What dad's have to say about being a father
Fathers today often say that their family is more important to them than their job. And some are taking a more active role in helping raise their children.Skip to next paragraph
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During a walk through the Boston Public Garden on a sunny weekend, I chatted with a few dads who took time out to talk about being a father.
Rick Strand tosses a bright red ball to his son, Gabriel, during an outing to the Public Garden. Father and son, along with mother Laurie, are visiting from their home in Warren, Pa. The towheaded two-year-old catches the ball using both hands.
"I like being a father," Mr. Strand says. "I like to watch my son grow and develop." Unlike some fathers, Mr. Strand gets to spend quite a bit of time with his son.The Strands try to share family responsibilities 50-50, since both parents work. Mr. Strand sometimes gets off work before his wife, so he picks up Gabriel from the baby sitter and goes home to start dinner. And because Gabriel "loves to help out," the father and son do chores together on weekends.
Mr. Strand says he enjoys having the opportunity to help his son learn.
"I try to teach him to care about others," he says. Gabriel tosses the red ball back to his father."And I've taught him how to throw a ball."
What does Gabriel like to do with his father?
"Ride on the swan boat," he says, referring to the famous boats in the Public Garden pond. Then he breaks into a big smile as his father tosses him the ball again.
John Marletta debarks from a swan boat with his children, Sarah, 4, David, 10 , and Lisa, 7. The family is in Boston from Manchester, Mass., to see the Tall Ships sail into the harbor for Boston's 350th anniversary celebration. It is obvious that Mr. Marletta is having fun with his children during the short vacation.
"I like being a dad because of the sense of sharing with them," Mr. Marletta says. "It is fun to do things together, and to expose them to new and different activities."
He tries to spend as much time as he can with his children, but not without a little nudging from his wife, Carolyn. He owns a business and finds he can get too caught up in work.
"Each of my children has his or her own personality," Mr. Marletta says. "Lisa is artistic. She likes drawings and colors.
"David likes bugs and fish," he says. "Sarah is ladylike. It's surprising to see her in overalls today, because she usually wants to wear a dress. Lisa will never wear a dress."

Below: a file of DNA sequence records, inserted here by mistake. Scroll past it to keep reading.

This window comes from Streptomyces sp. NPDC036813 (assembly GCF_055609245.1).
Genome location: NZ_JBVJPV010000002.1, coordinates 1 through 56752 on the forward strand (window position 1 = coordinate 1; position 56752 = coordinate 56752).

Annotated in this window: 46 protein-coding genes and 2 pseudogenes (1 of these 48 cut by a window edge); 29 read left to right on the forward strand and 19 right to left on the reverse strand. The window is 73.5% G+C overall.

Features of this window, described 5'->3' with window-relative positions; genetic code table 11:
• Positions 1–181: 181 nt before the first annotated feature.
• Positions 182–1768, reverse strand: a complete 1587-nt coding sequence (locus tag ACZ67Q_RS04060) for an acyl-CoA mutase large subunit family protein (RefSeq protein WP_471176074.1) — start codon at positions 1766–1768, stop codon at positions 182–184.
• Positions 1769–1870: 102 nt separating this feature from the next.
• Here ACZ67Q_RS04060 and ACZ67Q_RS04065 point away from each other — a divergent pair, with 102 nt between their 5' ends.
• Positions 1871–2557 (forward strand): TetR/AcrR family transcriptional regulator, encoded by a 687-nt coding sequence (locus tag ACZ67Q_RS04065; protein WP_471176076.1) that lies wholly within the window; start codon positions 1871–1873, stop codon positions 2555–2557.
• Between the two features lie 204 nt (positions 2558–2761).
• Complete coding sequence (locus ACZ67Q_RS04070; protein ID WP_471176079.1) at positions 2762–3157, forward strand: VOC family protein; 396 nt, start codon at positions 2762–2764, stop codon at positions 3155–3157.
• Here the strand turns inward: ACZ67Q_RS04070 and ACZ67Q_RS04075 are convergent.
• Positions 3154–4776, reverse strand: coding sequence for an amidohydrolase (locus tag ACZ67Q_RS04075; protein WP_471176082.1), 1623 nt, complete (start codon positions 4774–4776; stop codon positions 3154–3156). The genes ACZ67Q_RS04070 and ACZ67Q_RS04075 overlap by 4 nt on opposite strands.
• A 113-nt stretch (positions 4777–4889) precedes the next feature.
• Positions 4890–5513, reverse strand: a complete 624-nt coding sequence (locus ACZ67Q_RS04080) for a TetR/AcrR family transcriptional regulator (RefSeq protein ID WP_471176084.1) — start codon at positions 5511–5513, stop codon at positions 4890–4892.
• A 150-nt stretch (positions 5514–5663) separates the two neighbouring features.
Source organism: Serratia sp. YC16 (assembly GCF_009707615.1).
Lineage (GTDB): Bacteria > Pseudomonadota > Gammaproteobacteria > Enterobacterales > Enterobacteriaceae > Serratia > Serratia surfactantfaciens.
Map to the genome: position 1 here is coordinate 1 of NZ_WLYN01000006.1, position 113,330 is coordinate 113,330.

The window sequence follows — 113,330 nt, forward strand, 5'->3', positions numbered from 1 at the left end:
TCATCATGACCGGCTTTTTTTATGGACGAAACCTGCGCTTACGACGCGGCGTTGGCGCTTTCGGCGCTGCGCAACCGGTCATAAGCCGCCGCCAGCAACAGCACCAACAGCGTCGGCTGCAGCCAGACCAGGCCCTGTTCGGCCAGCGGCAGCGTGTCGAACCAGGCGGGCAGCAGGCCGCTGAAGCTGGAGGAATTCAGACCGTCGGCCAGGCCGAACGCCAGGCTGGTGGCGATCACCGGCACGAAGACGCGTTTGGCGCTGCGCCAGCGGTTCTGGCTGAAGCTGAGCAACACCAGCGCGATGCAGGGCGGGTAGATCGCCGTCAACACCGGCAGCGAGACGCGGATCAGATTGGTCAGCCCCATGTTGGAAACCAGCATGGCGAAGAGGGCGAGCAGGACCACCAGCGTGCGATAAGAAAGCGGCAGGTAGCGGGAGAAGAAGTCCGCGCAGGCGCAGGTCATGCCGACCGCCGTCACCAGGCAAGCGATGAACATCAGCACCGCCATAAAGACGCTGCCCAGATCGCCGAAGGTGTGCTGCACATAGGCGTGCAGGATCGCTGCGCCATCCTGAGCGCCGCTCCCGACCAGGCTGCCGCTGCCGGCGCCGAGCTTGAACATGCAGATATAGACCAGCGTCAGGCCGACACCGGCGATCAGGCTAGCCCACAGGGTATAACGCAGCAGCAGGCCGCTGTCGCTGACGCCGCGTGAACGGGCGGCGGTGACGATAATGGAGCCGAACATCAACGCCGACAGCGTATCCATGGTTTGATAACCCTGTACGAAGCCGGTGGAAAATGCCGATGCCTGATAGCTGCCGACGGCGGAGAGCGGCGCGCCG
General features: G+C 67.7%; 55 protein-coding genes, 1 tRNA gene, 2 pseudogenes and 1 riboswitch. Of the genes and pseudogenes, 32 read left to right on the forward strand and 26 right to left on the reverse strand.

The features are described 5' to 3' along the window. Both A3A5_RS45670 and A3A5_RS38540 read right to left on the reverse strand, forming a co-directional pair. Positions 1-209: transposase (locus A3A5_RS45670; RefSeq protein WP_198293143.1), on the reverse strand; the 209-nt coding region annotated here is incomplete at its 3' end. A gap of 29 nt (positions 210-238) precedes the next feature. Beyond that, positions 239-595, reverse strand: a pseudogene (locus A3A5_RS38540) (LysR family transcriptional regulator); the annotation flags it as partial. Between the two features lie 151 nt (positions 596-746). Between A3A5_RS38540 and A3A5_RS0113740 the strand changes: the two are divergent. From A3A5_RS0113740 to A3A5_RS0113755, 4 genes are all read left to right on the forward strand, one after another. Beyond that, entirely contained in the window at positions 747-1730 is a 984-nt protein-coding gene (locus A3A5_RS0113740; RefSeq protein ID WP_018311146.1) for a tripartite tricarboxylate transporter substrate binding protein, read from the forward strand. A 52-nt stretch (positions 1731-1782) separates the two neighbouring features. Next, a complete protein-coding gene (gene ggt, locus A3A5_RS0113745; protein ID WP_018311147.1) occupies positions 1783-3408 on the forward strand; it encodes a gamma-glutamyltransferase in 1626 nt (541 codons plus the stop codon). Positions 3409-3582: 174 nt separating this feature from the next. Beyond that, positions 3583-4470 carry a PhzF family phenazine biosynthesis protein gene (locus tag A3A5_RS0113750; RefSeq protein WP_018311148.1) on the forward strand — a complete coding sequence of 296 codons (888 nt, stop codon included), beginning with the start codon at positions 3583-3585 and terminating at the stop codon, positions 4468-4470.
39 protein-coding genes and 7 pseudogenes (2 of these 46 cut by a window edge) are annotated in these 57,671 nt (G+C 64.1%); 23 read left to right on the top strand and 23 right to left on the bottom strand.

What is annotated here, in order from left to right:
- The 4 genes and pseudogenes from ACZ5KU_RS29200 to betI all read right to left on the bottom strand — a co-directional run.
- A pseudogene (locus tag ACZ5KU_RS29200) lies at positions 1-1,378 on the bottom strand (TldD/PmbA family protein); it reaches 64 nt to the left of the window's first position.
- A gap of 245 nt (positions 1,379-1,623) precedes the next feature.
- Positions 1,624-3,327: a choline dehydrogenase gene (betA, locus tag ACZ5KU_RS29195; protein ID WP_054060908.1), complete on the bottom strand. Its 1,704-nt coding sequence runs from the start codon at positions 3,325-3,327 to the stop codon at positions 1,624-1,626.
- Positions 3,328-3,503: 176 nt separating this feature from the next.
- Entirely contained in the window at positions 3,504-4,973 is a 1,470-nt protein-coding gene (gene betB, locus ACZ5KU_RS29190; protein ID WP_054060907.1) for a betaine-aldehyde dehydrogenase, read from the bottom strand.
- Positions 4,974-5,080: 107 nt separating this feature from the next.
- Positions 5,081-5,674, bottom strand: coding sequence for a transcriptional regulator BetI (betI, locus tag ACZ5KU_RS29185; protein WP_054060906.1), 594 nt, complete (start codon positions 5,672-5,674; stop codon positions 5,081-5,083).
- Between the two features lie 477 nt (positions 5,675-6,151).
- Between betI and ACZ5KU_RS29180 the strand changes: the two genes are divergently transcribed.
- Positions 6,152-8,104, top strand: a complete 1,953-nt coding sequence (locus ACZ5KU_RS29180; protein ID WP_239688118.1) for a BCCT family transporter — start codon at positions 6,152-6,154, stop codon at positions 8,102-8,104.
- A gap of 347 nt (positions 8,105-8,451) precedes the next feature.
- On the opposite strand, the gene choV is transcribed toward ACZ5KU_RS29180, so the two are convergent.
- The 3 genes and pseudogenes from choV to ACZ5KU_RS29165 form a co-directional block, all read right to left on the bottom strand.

What does David like about his father?
"He's nice," David says. "I go fishing with him. He takes us places we have never been before, like miniature golfing." David sometimes helps at his father's laboratory, where Mr. Marletta tests the quality of fish for the frozen food industry.
Pig-tailed Lisa sits near the edge of the pond with her sister, Sarah, and talks about her father.
"He gives me candy," she says with a smile.
Sarah grins as she swishes her feet in the cool water. She doesn't talk much , but she nods her head yes when asked if her father is good to the family and shakes it no when asked if he is ever mean. Then Sarah and Lisa are off on a description of the family pets -- a dog, a cat, and some hermit crabs.
Glen Mosley of Boston says he can never have enough time with his four-year-old daughter, Mutima, whose African name means "eternal life and happiness."
"I'd like to see more of her," he says as he watches Mutima play with her cousin in the Public Garden. Work means he can't spend all his time with his daughter. "But we go out a lot together."
Mr. Mosley says being a father is special.
"It's beautiful." What is special about his daughter?
"She is mine," he says. "That's mym baby." He finds that being a father isn't always easy. "The hardest thing is making the right decision when she looks to you for help," Mr. Mosley says."Children learn on their own, but when they turn to you, you've got to help them. And you never know if you have made the right decision until it is done." He points out that parents have to take the bitter with the sweet in raising a child.
"They didn't call you up on the phone and say 'I want to come.' It was your choice."
Mutima, who takes after both parents, according to Mr. Mosley, comes over to sit by her father. She is too shy at the moment to talk about her dad, but the affection shows as she cuddles up next to him.
"Who is your main man?" her father asks her. She pounds him on the knee. He's the one.